Along with K.M. v. E.G., the court issued decisions in two companion cases. Richmond feels the other two rulings laid out the rules for co-parenting more artfully. "I completely agree that both members of a lesbian couple who agree to and raise a child born to either of them during their relationship should be considered the child's mothers even after their relationship ends, but the ruling in our case made a hash of legal principles," she says. "It created an inconsistency in the law for the treatment of sperm donors as well as egg donors and foists responsibility on people who weren't really willing to commit to be parents."

Even when parentage doesn't involve a third party, the legal territory can still get very murky. "A lot of parenting situations have yet to be fleshed out. Often through remarriage or successive relationships, a child has parent-like relationships with more than one father or more than one mother," Richmond says. She's pleased to see the courts recognize people who are not biological parents as legal parents based on their serving in that capacity.

Over the years, Richmond says she's discovered that a whole lot about what a future marriage is likely to be can be predicted from the premarital negotiations. The current trend she sees among first-time young couples is an effort to create financial autonomy from one another. "I try to encourage their creation of a financial community," she says. "I feel hopeful when I see a level of mutual support where the parties intentionally want to provide for each other from the beginning."

Though aspects of her work can be depressing, more often she finds the work gratifying, particularly since she's focused her practice more on mediation and private judging. "I like to emphasize problem solving rather than zealous advocacy, which I feel is ill-suited to family law," she says.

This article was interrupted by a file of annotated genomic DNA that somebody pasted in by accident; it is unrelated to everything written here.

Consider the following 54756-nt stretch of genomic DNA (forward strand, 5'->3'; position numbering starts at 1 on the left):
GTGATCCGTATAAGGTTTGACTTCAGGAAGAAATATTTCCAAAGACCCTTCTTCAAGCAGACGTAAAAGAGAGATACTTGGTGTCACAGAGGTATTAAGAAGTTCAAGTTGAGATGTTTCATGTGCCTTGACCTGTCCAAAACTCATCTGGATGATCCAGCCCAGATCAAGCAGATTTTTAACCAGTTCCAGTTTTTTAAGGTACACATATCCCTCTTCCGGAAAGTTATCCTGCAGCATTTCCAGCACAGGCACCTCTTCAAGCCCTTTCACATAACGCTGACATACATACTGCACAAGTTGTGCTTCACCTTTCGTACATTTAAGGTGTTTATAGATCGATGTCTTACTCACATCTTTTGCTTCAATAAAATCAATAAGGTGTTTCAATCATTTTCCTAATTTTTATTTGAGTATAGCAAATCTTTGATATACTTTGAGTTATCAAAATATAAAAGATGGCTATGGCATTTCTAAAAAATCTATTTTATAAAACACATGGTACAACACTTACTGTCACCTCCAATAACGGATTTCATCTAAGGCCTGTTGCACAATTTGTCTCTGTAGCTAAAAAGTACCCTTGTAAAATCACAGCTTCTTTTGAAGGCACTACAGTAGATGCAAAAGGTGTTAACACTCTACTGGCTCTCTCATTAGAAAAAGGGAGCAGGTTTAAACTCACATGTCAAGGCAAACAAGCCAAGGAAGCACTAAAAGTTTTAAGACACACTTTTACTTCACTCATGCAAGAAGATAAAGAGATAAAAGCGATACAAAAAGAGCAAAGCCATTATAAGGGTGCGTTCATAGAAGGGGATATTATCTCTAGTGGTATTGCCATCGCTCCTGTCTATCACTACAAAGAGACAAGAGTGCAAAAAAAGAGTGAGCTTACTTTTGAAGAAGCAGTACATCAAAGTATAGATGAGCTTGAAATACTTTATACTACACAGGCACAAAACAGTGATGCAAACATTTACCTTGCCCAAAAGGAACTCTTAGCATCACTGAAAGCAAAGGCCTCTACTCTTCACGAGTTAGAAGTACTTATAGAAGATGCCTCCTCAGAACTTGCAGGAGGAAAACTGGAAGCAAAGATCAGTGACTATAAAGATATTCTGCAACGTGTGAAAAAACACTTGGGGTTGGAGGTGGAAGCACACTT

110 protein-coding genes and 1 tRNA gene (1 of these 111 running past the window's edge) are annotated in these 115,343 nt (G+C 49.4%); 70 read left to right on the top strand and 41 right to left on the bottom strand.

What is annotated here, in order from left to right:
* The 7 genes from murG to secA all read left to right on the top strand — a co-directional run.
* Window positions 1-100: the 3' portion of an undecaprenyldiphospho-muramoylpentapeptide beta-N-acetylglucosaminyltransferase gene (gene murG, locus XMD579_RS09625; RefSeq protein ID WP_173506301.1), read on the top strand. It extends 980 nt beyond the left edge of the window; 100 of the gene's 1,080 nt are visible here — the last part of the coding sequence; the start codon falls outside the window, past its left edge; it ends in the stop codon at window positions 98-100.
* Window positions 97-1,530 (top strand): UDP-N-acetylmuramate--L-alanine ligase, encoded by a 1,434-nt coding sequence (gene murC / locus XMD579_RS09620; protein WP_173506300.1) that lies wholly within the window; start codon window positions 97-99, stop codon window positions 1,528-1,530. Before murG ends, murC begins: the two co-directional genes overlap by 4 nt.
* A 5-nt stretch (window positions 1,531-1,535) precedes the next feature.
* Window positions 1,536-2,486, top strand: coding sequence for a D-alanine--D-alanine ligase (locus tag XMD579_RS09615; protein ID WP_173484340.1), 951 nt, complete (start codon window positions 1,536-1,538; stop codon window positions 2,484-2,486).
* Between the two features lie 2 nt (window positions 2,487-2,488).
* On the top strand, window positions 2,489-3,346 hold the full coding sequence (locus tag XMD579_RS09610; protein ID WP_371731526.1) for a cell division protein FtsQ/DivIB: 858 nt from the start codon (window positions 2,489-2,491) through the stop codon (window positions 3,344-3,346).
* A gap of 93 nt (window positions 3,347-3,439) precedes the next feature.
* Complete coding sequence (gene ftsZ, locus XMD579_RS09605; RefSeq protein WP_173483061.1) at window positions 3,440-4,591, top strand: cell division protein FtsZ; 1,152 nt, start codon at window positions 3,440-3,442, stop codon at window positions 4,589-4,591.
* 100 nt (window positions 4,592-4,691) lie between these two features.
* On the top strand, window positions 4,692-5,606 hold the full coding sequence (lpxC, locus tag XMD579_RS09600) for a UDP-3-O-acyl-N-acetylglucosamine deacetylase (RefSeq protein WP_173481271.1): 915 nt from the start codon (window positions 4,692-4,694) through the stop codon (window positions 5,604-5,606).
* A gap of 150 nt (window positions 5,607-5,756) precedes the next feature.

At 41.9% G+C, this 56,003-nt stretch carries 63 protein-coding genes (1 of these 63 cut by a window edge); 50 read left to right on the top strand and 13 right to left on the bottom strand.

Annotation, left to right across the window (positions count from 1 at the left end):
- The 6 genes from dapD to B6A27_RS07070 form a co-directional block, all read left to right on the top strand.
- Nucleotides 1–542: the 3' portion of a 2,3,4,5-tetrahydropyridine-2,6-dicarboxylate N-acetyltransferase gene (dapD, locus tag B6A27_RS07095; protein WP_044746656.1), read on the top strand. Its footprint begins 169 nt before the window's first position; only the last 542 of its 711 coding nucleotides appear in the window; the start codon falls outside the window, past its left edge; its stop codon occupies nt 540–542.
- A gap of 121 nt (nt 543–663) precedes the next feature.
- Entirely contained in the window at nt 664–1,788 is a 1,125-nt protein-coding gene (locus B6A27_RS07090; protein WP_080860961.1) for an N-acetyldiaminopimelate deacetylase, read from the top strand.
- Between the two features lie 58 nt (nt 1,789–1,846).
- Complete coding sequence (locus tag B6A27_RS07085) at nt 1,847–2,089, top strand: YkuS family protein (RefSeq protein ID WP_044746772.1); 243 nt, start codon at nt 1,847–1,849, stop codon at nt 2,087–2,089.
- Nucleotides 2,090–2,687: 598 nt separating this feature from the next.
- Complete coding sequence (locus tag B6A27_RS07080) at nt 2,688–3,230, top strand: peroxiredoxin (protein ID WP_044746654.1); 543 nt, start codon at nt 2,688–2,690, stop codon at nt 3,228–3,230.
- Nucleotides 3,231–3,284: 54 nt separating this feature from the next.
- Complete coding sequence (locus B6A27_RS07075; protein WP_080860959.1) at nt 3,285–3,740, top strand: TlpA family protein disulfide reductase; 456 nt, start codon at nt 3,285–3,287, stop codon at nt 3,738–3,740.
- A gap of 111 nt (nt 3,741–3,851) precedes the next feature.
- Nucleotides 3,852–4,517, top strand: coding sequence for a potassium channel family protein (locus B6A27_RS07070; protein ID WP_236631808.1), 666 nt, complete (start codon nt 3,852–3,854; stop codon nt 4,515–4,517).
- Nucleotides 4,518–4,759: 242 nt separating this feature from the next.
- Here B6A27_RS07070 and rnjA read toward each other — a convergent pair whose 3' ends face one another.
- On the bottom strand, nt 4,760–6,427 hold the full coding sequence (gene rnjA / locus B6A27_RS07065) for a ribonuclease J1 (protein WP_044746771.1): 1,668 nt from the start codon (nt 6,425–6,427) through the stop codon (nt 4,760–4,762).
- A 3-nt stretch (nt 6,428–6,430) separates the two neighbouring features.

Even after years of handling divorces and seeing couples at their worst, Richmond is still a proponent of marriage. Before Proposition 8 was introduced, she authored an amicus brief on behalf of the American Academy of Matrimonial Lawyers for In re Marriage Cases in support of same-sex marriage. "Writing the brief reminded me of how much a legal marriage can bring to a couple's life.

"If you look at it anthropologically, you become part of a defined community when you get married—you know who your in-laws are, your aunts and uncles." Richmond believes that even the simplicity of being able to name familial relationships provides a source of intangible comfort that didn't exist before for same-sex couples.

"I admire the courage of many same-sex couples in creating their own relationships and redefining family to suit their own purposes, but for all of those people who want to marry and have legal recognition of their commitment to each other, I can see no legal, rational or cultural justification for denying them that opportunity," she says.

Compared to the complexity in the family configurations she's dealt with, Richmond's own family life seems simple. She has one daughter by her former husband. And when she and her ex divorced, Richmond says that it was "civilized and low-key."

Not only does she still believe in marriage, Richmond claims that years of working with divorcing couples has not made her cynical about love. Richmond has even written a novel to be published this year about a Civil Rights-era interracial relationship. She's currently working on a second novel that includes a cast of lawyer characters and some unusual parenting issues.

And perhaps the best proof of her belief in the workings of partnership? Richmond was remarried last year.